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An analysis of the framing of monarchy within a contemporary democracy

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Author: Dexter, Dina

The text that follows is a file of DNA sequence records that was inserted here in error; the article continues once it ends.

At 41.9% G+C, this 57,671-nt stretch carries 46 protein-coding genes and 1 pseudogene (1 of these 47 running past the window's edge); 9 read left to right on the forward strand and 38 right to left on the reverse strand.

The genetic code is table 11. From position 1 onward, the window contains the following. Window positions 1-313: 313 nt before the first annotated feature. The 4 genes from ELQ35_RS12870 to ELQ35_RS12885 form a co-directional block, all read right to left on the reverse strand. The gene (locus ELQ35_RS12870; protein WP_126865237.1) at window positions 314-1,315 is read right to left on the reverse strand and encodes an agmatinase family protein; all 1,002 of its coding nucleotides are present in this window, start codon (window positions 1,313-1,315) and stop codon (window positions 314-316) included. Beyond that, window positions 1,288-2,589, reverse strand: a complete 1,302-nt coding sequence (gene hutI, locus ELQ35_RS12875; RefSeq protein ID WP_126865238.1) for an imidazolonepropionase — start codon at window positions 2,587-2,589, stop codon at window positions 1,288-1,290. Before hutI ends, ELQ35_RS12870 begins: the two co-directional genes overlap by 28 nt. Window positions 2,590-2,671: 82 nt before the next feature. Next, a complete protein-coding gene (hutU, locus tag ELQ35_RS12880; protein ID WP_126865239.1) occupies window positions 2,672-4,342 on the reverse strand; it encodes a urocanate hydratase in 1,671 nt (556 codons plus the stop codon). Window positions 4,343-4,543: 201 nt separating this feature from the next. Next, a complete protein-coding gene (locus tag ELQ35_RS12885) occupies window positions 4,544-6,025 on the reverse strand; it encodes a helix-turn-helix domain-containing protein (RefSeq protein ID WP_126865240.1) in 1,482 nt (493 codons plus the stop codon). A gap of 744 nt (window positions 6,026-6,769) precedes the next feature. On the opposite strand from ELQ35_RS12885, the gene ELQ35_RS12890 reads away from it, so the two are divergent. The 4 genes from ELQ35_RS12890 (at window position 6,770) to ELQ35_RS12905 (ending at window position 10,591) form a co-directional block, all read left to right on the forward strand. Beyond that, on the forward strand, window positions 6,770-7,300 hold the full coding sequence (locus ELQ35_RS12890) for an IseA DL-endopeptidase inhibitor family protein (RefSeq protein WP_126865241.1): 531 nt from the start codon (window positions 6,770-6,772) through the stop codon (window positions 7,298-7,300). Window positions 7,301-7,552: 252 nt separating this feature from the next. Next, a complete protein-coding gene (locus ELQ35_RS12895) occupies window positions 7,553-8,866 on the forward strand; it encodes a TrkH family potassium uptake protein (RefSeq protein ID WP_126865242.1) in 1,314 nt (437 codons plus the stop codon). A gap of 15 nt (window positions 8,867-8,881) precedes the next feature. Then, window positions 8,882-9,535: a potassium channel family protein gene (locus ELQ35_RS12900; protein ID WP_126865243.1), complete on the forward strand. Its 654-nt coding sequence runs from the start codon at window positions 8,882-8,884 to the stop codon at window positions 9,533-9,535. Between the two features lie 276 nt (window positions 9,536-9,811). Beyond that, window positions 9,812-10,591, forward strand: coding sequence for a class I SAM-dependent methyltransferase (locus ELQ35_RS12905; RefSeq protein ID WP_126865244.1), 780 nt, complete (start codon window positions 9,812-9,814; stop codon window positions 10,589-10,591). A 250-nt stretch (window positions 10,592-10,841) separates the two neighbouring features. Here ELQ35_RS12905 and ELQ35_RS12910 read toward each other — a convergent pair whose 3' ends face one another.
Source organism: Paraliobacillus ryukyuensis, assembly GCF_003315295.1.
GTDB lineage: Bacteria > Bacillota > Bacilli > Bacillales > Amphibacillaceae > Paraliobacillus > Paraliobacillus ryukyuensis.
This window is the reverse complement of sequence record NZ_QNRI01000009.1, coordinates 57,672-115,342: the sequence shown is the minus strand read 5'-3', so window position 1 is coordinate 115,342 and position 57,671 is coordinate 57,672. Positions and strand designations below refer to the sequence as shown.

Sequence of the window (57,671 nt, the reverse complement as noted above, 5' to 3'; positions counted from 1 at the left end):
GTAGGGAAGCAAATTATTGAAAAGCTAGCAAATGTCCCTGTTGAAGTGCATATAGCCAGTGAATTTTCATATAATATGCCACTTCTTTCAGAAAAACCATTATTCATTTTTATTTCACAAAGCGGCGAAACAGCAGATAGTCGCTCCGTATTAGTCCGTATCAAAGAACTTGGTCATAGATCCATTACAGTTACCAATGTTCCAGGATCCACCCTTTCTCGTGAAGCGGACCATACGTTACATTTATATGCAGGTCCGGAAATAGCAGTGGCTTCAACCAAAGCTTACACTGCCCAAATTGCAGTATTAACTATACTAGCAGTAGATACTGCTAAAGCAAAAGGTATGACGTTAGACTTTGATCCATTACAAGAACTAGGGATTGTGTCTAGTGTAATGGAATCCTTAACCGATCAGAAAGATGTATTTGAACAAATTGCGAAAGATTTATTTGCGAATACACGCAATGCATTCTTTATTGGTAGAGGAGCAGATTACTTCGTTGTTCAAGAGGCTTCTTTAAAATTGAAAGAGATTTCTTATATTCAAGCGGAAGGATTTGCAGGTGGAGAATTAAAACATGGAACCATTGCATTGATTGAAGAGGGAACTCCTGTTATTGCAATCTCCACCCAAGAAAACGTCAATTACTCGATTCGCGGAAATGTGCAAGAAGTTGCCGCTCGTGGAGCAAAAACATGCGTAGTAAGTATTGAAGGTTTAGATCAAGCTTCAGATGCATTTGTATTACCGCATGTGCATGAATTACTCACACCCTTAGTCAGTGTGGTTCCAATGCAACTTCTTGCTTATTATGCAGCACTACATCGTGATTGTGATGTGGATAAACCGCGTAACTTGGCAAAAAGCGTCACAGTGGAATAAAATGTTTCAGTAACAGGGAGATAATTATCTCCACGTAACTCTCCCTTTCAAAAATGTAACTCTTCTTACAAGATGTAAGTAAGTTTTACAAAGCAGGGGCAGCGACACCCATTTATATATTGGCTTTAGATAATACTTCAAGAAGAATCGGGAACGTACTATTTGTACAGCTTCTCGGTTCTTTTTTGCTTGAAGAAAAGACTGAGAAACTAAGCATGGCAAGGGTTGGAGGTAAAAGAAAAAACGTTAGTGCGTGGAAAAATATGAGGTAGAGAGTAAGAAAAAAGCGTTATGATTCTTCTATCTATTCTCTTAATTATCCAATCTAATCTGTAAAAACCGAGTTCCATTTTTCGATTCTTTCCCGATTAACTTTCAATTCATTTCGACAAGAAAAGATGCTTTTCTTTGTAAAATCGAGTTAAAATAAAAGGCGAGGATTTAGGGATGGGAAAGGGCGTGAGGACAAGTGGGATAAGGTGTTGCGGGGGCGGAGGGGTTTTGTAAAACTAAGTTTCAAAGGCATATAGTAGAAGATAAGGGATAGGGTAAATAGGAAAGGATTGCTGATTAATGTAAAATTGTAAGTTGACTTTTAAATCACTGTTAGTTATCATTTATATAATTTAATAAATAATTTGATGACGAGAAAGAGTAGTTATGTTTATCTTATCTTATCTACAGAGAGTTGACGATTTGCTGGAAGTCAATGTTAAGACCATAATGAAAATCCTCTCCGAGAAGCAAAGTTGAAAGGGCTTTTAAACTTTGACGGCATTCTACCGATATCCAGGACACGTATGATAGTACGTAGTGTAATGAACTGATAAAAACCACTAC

This project aims to establish a comprehensive dialogue concerning the contemporary dynamic between the term ‘democracy’ and the term ‘monarchy’. Utilising the theoretical orientation of ‘framing’ documented by George Lakoff and Murray Edelman, this project assesses the notion of a barrier to political discourse surrounding monarchy as a governance structure. The idea of democracy has taken on a moral and value-laden frame that encompasses perceptions of freedom, equality and legitimacy. Democracy as ‘ideal’ is tied to the dominant culture and history of the United States, as well as the liberal or procedural democracy espoused therein. The ‘ideal’ gives way to a space of what is not ideal, or an enemy of the ‘ideal’, termed within this project as the ‘other’. Monarchy is placed firmly within the frame of the ‘other’, existing in opposition to the ‘ideal’ within the notions of inequality, unaccountability, slavery and violence as order. Although monarchy is maintained within democracy amongst many constitutional monarchies, the oppositional framework stands. The pressure of these frameworks can be seen in international development with the example of Bhutan’s transition to procedural democracy, as well as internal state convention revealed by the rhetoric surrounding the Governor General’s decision to prorogue Parliament in Canada in 2008. By demonstrating the constructed nature of these established frames and the combative dichotomy that results between the notion of democracy and monarchy, this project shows that there is an obstruction to a merit based analysis of monarchy as a governance structure.
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